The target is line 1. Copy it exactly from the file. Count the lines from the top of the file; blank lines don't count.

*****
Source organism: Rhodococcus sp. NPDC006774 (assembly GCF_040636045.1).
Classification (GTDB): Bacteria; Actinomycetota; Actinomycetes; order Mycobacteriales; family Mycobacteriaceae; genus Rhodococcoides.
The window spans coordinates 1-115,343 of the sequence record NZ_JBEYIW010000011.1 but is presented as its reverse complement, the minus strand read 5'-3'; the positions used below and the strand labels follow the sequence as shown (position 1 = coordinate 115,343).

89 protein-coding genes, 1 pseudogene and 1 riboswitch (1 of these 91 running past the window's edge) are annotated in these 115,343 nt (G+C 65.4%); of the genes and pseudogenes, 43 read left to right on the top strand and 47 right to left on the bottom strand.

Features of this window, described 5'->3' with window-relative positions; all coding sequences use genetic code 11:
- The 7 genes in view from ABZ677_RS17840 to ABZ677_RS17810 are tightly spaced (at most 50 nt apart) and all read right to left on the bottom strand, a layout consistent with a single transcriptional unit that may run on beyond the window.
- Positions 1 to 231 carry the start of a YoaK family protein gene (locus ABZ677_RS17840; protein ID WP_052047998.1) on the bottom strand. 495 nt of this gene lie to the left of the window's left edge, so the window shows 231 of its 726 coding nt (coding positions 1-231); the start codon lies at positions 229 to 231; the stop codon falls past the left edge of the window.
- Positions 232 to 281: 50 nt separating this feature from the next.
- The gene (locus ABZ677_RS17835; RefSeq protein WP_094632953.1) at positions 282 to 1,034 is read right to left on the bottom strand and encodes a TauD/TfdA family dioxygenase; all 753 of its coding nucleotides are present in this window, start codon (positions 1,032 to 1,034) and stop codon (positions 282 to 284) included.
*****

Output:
Source organism: Rhodococcus sp. NPDC006774 (assembly GCF_040636045.1).